Monday morning, I go out to start the Subaru Legacy GT, back in early December 2014. It’s cold outside and I’m in no mood to deal with things going wrong. I’m greeted by an angry-looking little red light on the dashboard shaped like a battery. When it’s getting colder outside, this is the one light I wish didn’t exist. Too bad. My alternator had started to fail, and fail it did, just 12 hours later. I got a tan Forester as a loaner, which was miles better than calling a cab that smelled like pee for five days.
Subaru redesigned the Forester in 2014 and won SUV Of The Year in quick fashion. My cousin and her boyfriend out in San Francisco own a 2.0XT model in dark gray and my first impressions were great. The styling is almost like an anime-ified version of the first-gen model, itself a reasonably styled little trucklet. It’s cartoonish, but it isn’t at all ugly. The rear end does look a bit anonymous but other than that, the exterior isn’t bad.
The interior, like most modern Subarus, is pretty pedestrian when it comes to style. Subaru has a penchant for function over form, which I like–and this is just about the epitome. The display screen above the stereo, however, is a great feature even though it’s only a screen and has no touch feature. However, the drab plastics really are a letdown, even though this is a sub-$30,000 CUV and a base model. If GM and Ford are capable of making plastics look attractive in 2014-2015, then Subaru is more than able to do the same.
By The Numbers:
The Forester is another example of where Subaru builds stuff to a higher price point than which they sell. The level of fit and finish, even on this base-model 2.0X Premium, was great, with a deep shine on the paint and thick window finish. The doors felt nice and heavy and the brightwork looked more expensive than the price suggested. That there’s bars for a roof rack and a massive sunroof helps to justify the truck as well.
Inside, the level of equipment is satisfying and the materials, although somewhat low-rent, are very well screwed together. On the road, there’s no squeaks or rattles, and all of the buttons are placed in logical positions. I especially appreciated the massive climate control knobs (base models lack automatic climate control), which are easy to operate when wearing gloves or even potentially mittens. Just that aspect indicated to me that Subaru knows their best markets (New England, the NY tristate area, and Colorado especially) rather well and won’t risk losing them.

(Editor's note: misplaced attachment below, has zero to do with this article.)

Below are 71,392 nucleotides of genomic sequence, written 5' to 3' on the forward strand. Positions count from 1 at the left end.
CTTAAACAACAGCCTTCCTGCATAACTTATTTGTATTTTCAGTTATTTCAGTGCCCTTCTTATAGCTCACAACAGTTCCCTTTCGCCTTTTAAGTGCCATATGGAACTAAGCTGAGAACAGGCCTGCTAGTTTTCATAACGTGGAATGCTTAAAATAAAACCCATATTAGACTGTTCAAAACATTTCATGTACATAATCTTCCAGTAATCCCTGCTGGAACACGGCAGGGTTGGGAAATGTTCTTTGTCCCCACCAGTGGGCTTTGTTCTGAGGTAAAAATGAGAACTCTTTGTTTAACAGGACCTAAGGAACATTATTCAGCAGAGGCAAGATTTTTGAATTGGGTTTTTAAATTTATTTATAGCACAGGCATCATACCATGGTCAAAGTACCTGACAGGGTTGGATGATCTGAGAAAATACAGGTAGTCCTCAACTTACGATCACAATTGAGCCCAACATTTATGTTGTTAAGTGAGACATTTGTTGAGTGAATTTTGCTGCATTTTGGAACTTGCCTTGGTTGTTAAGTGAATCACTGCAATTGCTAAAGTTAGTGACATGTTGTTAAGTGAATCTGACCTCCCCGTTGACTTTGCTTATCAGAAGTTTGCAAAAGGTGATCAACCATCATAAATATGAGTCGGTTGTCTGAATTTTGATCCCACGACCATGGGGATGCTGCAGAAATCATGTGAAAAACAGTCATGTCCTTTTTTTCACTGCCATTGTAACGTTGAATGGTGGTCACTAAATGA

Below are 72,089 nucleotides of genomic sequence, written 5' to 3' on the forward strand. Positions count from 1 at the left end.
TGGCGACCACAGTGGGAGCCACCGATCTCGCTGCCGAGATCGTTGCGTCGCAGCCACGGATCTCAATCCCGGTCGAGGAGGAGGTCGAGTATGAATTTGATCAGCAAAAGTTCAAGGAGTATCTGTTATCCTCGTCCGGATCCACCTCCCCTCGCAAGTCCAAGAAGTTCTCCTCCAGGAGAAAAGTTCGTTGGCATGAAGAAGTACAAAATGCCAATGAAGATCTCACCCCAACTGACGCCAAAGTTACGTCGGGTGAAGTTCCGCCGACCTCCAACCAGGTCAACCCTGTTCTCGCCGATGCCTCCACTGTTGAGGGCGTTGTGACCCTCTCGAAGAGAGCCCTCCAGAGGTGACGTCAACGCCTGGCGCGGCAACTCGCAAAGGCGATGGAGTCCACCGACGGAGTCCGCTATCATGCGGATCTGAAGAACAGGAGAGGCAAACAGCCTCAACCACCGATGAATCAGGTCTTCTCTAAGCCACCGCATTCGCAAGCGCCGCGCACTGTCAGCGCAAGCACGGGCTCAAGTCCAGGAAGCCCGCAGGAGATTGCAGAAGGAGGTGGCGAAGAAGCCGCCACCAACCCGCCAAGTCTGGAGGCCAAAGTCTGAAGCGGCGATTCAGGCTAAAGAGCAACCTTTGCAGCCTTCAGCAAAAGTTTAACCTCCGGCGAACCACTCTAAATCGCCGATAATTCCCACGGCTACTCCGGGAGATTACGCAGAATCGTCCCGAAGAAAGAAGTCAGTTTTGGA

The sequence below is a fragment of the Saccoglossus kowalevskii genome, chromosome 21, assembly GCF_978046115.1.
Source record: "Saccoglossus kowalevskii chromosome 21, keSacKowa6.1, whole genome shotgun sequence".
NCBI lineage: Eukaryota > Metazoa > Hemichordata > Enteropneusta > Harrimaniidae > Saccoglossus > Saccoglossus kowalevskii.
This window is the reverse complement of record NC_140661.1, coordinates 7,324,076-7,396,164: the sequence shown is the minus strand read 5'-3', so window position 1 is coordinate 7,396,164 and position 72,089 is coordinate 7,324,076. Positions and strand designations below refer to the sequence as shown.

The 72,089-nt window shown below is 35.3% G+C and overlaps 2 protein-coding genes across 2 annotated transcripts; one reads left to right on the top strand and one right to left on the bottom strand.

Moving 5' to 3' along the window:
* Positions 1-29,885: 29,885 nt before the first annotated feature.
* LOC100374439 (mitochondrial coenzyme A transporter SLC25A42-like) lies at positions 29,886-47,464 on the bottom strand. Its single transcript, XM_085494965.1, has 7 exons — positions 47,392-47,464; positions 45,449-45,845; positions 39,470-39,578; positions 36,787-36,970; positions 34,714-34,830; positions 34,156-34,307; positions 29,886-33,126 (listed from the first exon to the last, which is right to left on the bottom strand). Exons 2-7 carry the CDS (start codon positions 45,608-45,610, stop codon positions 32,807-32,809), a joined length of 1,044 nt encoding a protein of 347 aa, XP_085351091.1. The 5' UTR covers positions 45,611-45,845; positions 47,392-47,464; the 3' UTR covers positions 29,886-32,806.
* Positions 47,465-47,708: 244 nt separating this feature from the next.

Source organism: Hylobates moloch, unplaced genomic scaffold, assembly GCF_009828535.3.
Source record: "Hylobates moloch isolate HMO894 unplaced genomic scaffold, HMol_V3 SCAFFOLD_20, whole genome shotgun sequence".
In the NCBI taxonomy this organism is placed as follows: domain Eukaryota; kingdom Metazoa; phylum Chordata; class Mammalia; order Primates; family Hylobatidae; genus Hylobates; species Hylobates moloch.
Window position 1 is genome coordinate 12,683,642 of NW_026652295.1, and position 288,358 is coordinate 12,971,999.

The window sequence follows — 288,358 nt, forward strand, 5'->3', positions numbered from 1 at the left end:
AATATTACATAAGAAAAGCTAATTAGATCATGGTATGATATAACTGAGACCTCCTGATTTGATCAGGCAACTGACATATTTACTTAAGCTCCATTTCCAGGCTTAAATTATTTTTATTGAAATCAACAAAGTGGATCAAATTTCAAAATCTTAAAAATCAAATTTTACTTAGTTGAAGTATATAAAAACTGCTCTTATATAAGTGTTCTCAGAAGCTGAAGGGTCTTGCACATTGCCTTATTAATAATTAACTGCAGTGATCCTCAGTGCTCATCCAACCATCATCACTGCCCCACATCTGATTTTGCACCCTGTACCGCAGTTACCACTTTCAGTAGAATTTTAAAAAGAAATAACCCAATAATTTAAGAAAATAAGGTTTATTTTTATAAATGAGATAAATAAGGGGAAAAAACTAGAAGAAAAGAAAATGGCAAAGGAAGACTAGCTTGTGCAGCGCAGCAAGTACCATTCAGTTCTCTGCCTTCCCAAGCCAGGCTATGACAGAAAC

At The Helm:
The new Forester packs a new family of engines, replacing the EJ series flat-4 with the new FB series. While the base 2.5L engine is available with either a six-speed manual or the CVT, the new turbocharged 2.0L flat-4 is only available with the CVT at present. When it comes to speed, the Forester 2.5i Premium is not one to chase it. Throttle tip-in, thanks to the CVT transmission, is lively and the crossover takes off pretty well, but midrange power is lacking. There’s a good amount of torque, but expect to press the throttle 3/4 of the way for passing power both on highways and on public city streets. It’s definitely tuned for economy. However, with 170hp on tap, it’s a bit more powerful than the engine it replaced.
The Forester does handle reasonably well. While I never got a chance to test this one in the snow, I have driven a few others as loaners and I did take one out in heavy snow while the Legacy’s brakes were being fixed. The stock tires aren’t great but the worst part of the car’s chassis is the steering, which is an electric power rack with no feel at all. Body lean is noticeable but it’s not painful, and the brakes are strong, with 4-wheel discs and good pedal feel. Visibility is like being in a fishbowl–everything can be seen, even the homeless guy asking me for money in New Brunswick.
The Bottom Line:
The Forester, as-driven, was $25,595 plus applicable taxes. That included lengthwise roof rails, a sunroof that almost went to the rear seats, 17″ alloy wheels, heated seats, a decent stereo, and Bluetooth. However, the new eyeSight system, which includes blind spot monitors, a few cameras, and radar cruise control, was part of another, more-expensive package. GPS navigation is, suprisngly, an option even on this model, which is just a single step up over the base model Forester. In terms of value, it’s not bad, but for 26 grand, I’d like power seats in my crossover.
In terms of practicality and how it stacks up against the competition, the cargo room and interior space is excellent. As stated earlier, visibility is excellent and this seems to be a strong vehicle for longer trips–the seats are very comfortable without being overtly spongy (something that I’ve seen on some CUVs over time, especially on my friend’s Escape), the rear seats have enough space for teenagers (if they don’t play football or basketball), and there’s more than enough room out back for sporting equipment, luggage, or enough groceries to feed a bunch of hungry Giants tailgaters. The seats unlatch quickly and fold up and down without much effort.
Overall, considering I needed to get to work, and the Legacy was down an alternator (which was an expensive fix that put me in an rather angry mood for half a week), the new Forester was not just a welcome loaner, but it was a great car to have around for a bit. It’s not a performance CUV, but the XT is available for those who want a taller WRX (although a stick isn’t available). For $26K, I was relatively impressed with it. It won’t set any records, but like the original Foresters, I bet I’ll still be seeing many of these still on the road in 15 years’ time, still being driven by people who swear by Subaru products.
Score: 3+4+2+4 = 13.0/16.0
-Albert S. Davis